Folks, it occurs to me, articles with an image get much better results social media-wise than articles without one. Accordingly, I'm republishing this piece but with an image added. Knowing that famous photographers and publishing houses are frequently loathe to lend their copyrighted images to hard-hitting, no-compromising think-piece criticisms such as the one you may be about to read, I commissioned an artist. Otherwise, the post is just as it was.
This book is droll. Droll, I tell you. For those of you who don't know what "droll" entails, without looking it up let me say I believe it means humorous in an off-kilter, oddball sort of way.
Author Brosh has long-ago delighted legions of online fans with her web-log (also called Hyperbole and a Half), an award-winning episodic amusement featuring purposely-crude drawings that illustrate the hilarious and often hapless author's lack thereof, her adventures, or her probing insights. These insights are primarily directed inward: her own scathing self-diagnosis, equal parts ruthless and grandiose; a scrutiny that is as much funhouse-mirror as microscope and that scans from a very young age to her current still fairly young age. The book collects several of these previously published web issues together with much new material of similar quality. It should not fail to please fans.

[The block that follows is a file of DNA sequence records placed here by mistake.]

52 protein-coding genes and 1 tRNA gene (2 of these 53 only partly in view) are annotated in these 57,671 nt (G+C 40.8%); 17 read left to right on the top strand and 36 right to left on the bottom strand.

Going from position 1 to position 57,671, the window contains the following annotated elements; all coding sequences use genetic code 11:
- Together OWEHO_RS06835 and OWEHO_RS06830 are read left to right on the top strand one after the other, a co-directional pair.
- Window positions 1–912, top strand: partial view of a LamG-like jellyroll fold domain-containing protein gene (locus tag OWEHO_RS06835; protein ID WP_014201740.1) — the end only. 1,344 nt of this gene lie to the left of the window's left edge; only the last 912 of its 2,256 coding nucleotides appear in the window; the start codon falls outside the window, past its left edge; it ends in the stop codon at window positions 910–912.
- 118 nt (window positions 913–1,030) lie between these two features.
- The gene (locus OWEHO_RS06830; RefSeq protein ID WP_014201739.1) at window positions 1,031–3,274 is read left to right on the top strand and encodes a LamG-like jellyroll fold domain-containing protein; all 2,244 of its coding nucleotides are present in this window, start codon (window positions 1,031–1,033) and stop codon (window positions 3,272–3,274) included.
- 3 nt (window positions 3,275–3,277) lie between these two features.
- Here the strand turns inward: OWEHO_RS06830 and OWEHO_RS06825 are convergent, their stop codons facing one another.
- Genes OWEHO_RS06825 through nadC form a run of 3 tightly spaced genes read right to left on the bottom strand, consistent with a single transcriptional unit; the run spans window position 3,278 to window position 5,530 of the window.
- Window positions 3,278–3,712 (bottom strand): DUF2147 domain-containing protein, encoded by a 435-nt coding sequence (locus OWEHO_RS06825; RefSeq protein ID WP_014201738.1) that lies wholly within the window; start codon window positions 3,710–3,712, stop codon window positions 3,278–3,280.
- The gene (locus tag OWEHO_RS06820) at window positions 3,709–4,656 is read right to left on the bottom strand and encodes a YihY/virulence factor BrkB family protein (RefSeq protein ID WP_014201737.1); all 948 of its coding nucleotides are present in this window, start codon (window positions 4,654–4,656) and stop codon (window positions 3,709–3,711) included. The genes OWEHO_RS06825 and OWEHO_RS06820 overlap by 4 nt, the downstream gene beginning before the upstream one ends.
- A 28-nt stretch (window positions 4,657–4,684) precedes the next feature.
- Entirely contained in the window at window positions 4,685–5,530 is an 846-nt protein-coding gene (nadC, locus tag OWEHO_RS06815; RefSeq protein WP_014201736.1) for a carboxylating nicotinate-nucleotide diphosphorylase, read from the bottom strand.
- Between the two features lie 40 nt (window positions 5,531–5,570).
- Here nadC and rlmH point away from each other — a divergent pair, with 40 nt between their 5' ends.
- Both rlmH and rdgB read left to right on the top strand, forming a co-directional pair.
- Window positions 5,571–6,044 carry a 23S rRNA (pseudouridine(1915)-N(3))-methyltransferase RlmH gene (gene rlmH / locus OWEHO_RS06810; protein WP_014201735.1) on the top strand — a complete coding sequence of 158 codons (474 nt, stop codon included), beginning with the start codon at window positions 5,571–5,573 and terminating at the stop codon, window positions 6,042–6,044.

For those who are not fans, especially for those who have never heard of Brosh, the book serves as an introduction to a peculiar sort of raconteur, one of indisputably unusual talent. Brosh is young, blonde, and gawky in an appealing sort of way, but her chief attraction is her mind, and her ability to mine its rich veins of delirium-flecked memory to confront the reader with rude vistas equal parts disturbing and absurd. Some of the episodes she presents, we enjoy out of sheer fascination with how far Brosh strays over paths outré, bizarre, grotesque and arabesque, beyond anything one's own mind could have produced or recognized as common to the experience of humanity. Yet in some cases, a shock and thrill will proceed from our realization that we, too, have felt so, we too have thought such - yet surely never would we have related things precisely thus!
The shock is one of recognition: we, too, are freaks in our own way. With this awareness, perhaps we soothe and humor ourselves to believe that we, like Brosh, may have experiences within us worth the adulation of a multitude, awards from various internet authorities, and a book deal. This is pure escapism on our part.
Hyperbole and a Half, the book, is highly recommended by many - a fact which I wholly confirm and endorse. This review has been understatement, minus one-fourth.
BROSH (ARTIST'S CONCEPTION):